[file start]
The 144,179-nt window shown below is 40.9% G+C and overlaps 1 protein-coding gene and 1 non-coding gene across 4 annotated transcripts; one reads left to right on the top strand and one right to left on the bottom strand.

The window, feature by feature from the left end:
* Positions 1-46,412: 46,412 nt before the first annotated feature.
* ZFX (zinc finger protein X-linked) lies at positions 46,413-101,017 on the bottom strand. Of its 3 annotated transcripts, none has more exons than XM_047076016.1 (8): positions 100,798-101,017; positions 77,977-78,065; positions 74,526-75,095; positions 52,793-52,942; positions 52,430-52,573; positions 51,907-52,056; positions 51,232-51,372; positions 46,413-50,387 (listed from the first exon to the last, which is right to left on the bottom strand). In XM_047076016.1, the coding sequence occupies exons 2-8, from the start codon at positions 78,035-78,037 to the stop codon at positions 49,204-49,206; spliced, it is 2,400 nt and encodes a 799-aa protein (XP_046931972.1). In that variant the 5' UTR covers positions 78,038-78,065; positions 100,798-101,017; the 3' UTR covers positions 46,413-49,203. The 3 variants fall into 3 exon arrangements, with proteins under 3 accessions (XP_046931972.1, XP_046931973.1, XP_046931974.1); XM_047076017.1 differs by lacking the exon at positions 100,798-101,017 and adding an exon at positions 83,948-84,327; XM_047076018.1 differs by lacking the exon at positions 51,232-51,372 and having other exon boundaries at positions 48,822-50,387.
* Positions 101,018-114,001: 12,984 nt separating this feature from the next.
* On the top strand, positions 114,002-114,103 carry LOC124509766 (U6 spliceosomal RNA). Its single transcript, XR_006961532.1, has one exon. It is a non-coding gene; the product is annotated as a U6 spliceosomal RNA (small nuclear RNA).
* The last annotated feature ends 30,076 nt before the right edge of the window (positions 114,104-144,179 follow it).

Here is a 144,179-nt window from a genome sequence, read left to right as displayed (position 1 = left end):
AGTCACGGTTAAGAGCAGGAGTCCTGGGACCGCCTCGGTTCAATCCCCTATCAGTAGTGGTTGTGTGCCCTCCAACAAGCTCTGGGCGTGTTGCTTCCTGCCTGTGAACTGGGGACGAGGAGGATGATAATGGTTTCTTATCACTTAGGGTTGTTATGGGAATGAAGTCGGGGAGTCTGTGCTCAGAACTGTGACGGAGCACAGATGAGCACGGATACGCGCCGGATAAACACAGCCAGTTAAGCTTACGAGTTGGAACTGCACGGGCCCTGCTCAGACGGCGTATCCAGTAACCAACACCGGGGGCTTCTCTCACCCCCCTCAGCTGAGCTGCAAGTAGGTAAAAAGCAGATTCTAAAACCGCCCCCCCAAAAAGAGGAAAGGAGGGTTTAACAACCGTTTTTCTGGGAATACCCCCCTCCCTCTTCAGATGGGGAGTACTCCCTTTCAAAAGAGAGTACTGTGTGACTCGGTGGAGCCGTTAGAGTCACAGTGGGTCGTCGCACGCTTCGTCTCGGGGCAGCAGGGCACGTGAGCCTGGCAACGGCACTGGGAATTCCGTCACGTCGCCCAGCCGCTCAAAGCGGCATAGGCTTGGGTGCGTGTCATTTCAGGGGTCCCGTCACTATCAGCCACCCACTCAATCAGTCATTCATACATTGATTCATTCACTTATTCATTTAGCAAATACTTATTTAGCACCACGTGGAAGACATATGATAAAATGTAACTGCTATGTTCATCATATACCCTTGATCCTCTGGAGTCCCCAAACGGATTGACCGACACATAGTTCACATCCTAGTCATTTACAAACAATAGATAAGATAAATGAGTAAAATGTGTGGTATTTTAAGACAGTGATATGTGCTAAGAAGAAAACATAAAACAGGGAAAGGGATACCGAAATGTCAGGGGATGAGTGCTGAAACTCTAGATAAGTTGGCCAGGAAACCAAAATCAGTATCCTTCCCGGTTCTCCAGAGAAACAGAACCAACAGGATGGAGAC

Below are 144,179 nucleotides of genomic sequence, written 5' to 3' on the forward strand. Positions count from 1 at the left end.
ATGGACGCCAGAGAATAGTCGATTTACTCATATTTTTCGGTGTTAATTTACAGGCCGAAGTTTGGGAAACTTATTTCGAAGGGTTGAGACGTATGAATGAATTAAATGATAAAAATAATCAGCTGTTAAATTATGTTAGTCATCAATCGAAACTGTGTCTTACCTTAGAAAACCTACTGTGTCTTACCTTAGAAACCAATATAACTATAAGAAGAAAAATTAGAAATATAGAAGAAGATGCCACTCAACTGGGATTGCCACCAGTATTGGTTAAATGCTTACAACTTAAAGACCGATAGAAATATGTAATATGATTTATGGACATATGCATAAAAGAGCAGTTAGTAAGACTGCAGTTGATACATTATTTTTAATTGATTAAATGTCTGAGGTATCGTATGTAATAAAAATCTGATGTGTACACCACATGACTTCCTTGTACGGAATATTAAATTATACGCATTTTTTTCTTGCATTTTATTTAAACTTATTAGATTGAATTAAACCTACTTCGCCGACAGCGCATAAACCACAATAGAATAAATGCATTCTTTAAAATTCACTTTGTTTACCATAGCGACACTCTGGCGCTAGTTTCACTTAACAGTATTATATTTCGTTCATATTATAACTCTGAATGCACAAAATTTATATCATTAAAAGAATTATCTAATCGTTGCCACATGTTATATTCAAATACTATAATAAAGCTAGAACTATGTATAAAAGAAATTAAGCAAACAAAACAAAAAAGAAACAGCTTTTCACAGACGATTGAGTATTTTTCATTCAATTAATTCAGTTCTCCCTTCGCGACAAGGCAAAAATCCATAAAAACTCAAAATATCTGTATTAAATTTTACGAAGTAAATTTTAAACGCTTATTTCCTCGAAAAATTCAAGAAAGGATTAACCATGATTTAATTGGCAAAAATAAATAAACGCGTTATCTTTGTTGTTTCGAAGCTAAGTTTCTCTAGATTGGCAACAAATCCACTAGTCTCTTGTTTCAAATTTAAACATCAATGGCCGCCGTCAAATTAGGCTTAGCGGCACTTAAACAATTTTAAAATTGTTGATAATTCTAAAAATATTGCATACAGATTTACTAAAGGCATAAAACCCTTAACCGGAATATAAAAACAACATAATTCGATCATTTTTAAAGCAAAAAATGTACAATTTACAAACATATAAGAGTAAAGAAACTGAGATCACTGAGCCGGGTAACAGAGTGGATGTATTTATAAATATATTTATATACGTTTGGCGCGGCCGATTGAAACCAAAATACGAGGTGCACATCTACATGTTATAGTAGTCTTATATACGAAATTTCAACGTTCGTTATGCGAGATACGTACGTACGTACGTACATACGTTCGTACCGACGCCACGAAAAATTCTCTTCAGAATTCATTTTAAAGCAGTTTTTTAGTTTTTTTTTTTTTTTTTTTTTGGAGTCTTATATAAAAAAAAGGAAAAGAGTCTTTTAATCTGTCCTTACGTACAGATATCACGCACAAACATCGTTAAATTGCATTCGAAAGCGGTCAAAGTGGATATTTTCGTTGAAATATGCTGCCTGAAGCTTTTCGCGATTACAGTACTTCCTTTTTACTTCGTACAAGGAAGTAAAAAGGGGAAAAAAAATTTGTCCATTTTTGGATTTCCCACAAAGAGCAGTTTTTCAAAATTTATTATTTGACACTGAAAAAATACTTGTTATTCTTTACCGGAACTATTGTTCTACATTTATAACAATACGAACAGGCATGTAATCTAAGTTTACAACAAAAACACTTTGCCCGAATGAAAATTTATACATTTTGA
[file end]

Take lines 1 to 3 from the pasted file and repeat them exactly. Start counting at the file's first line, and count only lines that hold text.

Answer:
The 144,179-nt window shown below is 40.9% G+C and overlaps 1 protein-coding gene and 1 non-coding gene across 4 annotated transcripts; one reads left to right on the top strand and one right to left on the bottom strand.

The window, feature by feature from the left end:
* Positions 1-46,412: 46,412 nt before the first annotated feature.